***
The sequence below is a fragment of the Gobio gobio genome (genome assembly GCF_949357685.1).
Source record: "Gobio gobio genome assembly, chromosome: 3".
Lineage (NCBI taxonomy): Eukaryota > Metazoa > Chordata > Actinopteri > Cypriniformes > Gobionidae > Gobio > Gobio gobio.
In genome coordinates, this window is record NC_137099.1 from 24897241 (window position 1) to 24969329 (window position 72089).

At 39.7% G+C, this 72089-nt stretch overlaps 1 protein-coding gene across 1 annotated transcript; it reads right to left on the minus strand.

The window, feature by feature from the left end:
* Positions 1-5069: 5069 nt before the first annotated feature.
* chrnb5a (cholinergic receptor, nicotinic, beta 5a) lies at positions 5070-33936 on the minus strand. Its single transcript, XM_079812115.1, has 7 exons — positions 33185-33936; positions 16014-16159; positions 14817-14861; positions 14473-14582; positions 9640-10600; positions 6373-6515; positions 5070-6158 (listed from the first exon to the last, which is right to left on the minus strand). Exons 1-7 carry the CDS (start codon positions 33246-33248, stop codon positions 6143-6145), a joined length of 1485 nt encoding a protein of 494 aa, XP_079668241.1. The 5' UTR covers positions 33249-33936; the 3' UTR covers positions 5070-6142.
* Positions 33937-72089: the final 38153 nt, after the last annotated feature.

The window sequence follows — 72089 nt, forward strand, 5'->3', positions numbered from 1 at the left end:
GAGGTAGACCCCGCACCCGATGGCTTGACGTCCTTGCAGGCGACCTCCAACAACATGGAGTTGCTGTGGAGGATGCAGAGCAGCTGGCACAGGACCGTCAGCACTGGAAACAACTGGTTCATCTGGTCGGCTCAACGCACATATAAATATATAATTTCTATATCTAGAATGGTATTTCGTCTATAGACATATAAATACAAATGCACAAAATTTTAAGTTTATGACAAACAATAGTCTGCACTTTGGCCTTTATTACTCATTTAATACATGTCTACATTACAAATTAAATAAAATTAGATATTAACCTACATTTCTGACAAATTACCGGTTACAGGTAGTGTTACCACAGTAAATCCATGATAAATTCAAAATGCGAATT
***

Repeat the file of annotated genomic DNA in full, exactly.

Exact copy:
The sequence below is a fragment of the Gobio gobio genome (genome assembly GCF_949357685.1).
Source record: "Gobio gobio genome assembly, chromosome: 3".
Lineage (NCBI taxonomy): Eukaryota > Metazoa > Chordata > Actinopteri > Cypriniformes > Gobionidae > Gobio > Gobio gobio.
In genome coordinates, this window is record NC_137099.1 from 24897241 (window position 1) to 24969329 (window position 72089).

At 39.7% G+C, this 72089-nt stretch overlaps 1 protein-coding gene across 1 annotated transcript; it reads right to left on the minus strand.

The window, feature by feature from the left end:
* Positions 1-5069: 5069 nt before the first annotated feature.
* chrnb5a (cholinergic receptor, nicotinic, beta 5a) lies at positions 5070-33936 on the minus strand. Its single transcript, XM_079812115.1, has 7 exons — positions 33185-33936; positions 16014-16159; positions 14817-14861; positions 14473-14582; positions 9640-10600; positions 6373-6515; positions 5070-6158 (listed from the first exon to the last, which is right to left on the minus strand). Exons 1-7 carry the CDS (start codon positions 33246-33248, stop codon positions 6143-6145), a joined length of 1485 nt encoding a protein of 494 aa, XP_079668241.1. The 5' UTR covers positions 33249-33936; the 3' UTR covers positions 5070-6142.
* Positions 33937-72089: the final 38153 nt, after the last annotated feature.

The window sequence follows — 72089 nt, forward strand, 5'->3', positions numbered from 1 at the left end:
GAGGTAGACCCCGCACCCGATGGCTTGACGTCCTTGCAGGCGACCTCCAACAACATGGAGTTGCTGTGGAGGATGCAGAGCAGCTGGCACAGGACCGTCAGCACTGGAAACAACTGGTTCATCTGGTCGGCTCAACGCACATATAAATATATAATTTCTATATCTAGAATGGTATTTCGTCTATAGACATATAAATACAAATGCACAAAATTTTAAGTTTATGACAAACAATAGTCTGCACTTTGGCCTTTATTACTCATTTAATACATGTCTACATTACAAATTAAATAAAATTAGATATTAACCTACATTTCTGACAAATTACCGGTTACAGGTAGTGTTACCACAGTAAATCCATGATAAATTCAAAATGCGAATT